ansi-c fscanf problem

hi i read the file as follows

``````       fscanf(fp,"%f %f %f\n",&*(p1+i), &*(p2+i), &*(p3+i));
``````

my file's lines consists of three floating point numbers...

the problem i have is that in the file let's say i have some floating points with let's say maximum of two digits after the dot. but when i ask c to print those values using different formatting, for example %lf,%.2lf,%.4lf... it starts to play with the digits... my only concern is this, if i have let's say 1343.23 in the file, then will c use this value exactly as it is in computations or it will play with the digits after the dot. if it will play, then how is it possible to make it so that it uses floating point numbers exactly as they are? for example in last case even if i ask it to print that value using %.10lf i would expect it to print only 1343.2300000000.? thanks a lot!

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The "problem" is that floating point numbers are by definition, approximate. You should read What Every Computer Scientist Should Know About Floating-Point Arithmetic for more information.

Also, you can simplify `&*(x)` to `x`, so you should write `p1+i`, `p2+i`, `p3+i` in your `fscanf` call.

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That's a good link but floating point numbers are not approximate by definition. It's true that you cannot represent every floating point number in a range (because there's an infinite number of them) but there's nothing at all approximate with 1/2 or 1/4 or 1/64. –  paxdiablo Mar 14 '10 at 8:44
@paxdiablo: given a real-floating `x`, of course it represents an exact number. But then, `x` also represents infinitely many real numbers in the range (let's say) `0.5*(x + nextafter(x, -infinity))` to `0.5*(x + nextafter(x, infinity))`. I concede that there are two different ways of thinking here - one way would be to take any floating point number as representing a range, and another would be to take it to represent exact number. There was a long thread on comp.lang.c 5 years ago with good arguments: groups.google.com/group/comp.lang.c/msg/beacbe60f477d2f2 –  Alok Singhal Mar 14 '10 at 9:19
Point taken, @Alok, your viewpoint of seeing a number as a range is certainly valid. +1. –  paxdiablo Mar 14 '10 at 10:40

When you read in the string 1343.23, considering it to be a decimal number, it is converted to the computer's internal binary representation. Outputting with a format specifier converts from binary to decimal. On output, if you ask for a different number of digits after the decimal point, you may not get exactly the same value. A particular floating point decimal number may not be exactly representable in a finite-length binary floating point number, so rounding should be expected.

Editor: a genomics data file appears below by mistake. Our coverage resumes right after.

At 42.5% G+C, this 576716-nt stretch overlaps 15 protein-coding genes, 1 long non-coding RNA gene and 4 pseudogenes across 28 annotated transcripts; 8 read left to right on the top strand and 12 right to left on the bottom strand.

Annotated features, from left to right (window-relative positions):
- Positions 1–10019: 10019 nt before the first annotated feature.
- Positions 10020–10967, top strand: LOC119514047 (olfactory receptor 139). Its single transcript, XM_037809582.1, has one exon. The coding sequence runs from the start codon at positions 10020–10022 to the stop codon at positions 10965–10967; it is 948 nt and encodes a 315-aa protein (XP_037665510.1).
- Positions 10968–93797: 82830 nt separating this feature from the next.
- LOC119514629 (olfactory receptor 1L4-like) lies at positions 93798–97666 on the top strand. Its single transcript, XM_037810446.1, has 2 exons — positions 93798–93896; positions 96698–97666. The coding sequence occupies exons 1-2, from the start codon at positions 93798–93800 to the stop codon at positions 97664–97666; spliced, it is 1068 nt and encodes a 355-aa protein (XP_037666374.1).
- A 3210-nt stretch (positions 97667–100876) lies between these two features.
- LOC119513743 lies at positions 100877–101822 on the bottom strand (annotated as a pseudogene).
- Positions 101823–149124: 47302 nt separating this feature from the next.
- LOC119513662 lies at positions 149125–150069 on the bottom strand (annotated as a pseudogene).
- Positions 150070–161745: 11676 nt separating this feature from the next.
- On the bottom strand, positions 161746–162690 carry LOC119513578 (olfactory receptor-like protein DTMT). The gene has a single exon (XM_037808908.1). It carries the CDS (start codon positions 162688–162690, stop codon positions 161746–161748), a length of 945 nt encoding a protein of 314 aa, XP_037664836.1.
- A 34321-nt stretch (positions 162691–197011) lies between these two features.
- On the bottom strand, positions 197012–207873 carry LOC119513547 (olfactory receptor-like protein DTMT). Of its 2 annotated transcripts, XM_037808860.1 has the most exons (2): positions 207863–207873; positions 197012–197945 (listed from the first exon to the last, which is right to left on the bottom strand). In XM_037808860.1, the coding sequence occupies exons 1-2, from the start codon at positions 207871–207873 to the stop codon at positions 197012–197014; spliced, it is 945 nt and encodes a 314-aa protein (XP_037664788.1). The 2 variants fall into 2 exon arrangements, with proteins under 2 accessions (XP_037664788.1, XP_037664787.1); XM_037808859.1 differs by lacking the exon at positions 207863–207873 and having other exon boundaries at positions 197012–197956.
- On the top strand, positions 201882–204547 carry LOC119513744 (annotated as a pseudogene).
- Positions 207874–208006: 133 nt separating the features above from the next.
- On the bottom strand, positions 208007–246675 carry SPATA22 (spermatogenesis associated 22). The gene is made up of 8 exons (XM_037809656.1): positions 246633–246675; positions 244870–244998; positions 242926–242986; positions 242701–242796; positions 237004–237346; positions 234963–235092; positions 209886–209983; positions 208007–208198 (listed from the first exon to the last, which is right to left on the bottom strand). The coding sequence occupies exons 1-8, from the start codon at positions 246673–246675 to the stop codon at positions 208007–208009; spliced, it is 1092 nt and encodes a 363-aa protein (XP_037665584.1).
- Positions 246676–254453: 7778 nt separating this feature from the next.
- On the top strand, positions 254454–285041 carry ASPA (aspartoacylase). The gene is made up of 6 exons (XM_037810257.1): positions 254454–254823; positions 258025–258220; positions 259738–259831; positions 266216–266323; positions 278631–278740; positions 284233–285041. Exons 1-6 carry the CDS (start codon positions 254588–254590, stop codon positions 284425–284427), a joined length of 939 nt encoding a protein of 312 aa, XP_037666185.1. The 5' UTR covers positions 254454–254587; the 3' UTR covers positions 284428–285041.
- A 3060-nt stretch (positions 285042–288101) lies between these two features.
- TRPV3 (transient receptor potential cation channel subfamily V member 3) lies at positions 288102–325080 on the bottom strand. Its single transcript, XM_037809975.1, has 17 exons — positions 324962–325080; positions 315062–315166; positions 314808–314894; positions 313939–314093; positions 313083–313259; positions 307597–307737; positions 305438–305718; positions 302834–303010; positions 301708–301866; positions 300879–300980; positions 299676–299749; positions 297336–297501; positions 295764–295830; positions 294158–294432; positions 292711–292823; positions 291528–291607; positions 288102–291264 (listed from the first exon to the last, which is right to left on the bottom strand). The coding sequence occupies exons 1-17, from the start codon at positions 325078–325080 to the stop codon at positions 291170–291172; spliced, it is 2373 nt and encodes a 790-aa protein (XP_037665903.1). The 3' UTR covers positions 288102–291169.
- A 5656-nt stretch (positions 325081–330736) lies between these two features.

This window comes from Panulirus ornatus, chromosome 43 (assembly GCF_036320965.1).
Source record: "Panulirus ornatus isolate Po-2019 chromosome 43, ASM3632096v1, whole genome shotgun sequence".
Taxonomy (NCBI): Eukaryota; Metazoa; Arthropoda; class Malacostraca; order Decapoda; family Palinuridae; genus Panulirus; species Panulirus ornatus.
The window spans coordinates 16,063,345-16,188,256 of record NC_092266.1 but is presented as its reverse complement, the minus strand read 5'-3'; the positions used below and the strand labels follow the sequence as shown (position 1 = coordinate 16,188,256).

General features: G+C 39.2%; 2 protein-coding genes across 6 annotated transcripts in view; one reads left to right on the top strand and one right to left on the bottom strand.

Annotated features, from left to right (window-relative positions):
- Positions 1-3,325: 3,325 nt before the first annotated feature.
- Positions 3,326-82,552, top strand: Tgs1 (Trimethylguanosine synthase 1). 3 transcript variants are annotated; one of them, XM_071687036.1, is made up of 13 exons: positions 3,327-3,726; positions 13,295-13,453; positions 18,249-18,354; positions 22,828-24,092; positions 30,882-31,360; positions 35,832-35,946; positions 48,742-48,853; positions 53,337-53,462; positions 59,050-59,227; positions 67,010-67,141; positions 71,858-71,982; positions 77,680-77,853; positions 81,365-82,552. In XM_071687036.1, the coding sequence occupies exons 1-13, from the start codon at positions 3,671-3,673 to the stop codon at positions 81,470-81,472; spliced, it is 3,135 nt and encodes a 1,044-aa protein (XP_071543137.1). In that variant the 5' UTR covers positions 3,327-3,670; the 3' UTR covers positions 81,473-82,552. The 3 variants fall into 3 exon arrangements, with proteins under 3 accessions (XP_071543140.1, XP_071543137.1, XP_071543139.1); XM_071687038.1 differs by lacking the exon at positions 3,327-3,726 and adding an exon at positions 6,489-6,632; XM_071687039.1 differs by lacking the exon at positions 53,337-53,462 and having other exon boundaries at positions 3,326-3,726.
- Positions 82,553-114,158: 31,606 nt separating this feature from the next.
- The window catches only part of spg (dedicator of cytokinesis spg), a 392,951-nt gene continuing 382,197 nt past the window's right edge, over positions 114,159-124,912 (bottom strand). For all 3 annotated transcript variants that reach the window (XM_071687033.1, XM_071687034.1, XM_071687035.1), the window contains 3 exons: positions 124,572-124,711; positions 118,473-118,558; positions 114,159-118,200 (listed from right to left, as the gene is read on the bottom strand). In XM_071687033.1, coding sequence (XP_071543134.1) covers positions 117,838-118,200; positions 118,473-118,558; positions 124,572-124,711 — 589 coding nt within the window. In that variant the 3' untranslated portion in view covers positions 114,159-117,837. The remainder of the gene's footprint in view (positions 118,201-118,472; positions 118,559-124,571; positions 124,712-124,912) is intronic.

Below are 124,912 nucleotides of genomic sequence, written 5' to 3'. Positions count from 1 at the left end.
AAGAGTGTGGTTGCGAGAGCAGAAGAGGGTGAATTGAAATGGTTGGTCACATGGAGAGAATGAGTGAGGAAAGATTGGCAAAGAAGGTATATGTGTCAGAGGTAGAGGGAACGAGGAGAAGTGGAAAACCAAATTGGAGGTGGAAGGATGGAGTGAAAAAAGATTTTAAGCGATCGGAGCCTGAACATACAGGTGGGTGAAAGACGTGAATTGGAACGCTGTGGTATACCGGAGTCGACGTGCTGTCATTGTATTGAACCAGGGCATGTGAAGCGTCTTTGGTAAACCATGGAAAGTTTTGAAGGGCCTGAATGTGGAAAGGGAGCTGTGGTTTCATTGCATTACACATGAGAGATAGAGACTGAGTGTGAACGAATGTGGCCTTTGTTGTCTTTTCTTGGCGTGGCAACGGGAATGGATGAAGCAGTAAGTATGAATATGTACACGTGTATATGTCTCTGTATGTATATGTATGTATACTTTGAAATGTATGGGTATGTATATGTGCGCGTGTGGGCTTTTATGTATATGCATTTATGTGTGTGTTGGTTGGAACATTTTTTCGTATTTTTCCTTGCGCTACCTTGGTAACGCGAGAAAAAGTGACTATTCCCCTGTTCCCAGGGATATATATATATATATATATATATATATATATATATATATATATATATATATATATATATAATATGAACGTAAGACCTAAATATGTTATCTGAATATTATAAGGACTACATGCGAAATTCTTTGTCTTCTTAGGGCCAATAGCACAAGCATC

For a better explanation, see the famous article What Every Scientist Should Know About Floating-Point Arithmetic.

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can i be at least sure for 100% that it will use exactly 1343.23000000000 in computations? or at least how can i force it to use it exactly as 1343.230000 in computations? –  mongoose Mar 14 '10 at 7:37
With normal binary floating-point numbers, you can't. Your decimal value (e.g., 1342.23) may not be representable as a binary floating-point number. If you must have perfect accuracy (e.g., financial computations), then use integers, or use a library for decimal arithmetic. –  M. S. B. Mar 14 '10 at 7:41
@mongoose. There are infinitely many real numbers between (let's say) 0 and 1. You only have a finite number of bits available in a floating-point number. So by simple logic, you can't represent all the real numbers with any representation using finite number of bits. You really should read the linked document. –  Alok Singhal Mar 14 '10 at 7:42
@mongoose: The decimal number 1342.23 has no finite, exact representation when written as a binary expansion - this is exactly analagous to the way in which you can't exactly represent the number 1/3 as a finite, exact decimal expansion. –  caf Mar 14 '10 at 9:04

The number of digits after the dot does not make any difference to fscanf. You should get rid of the &* thing and add a new line to the end of the string:

``````fscanf(fp, "%f %f %f\n", p1 + i, p2 + i, p3 + i);
``````
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``````  char str1[100], str2[100];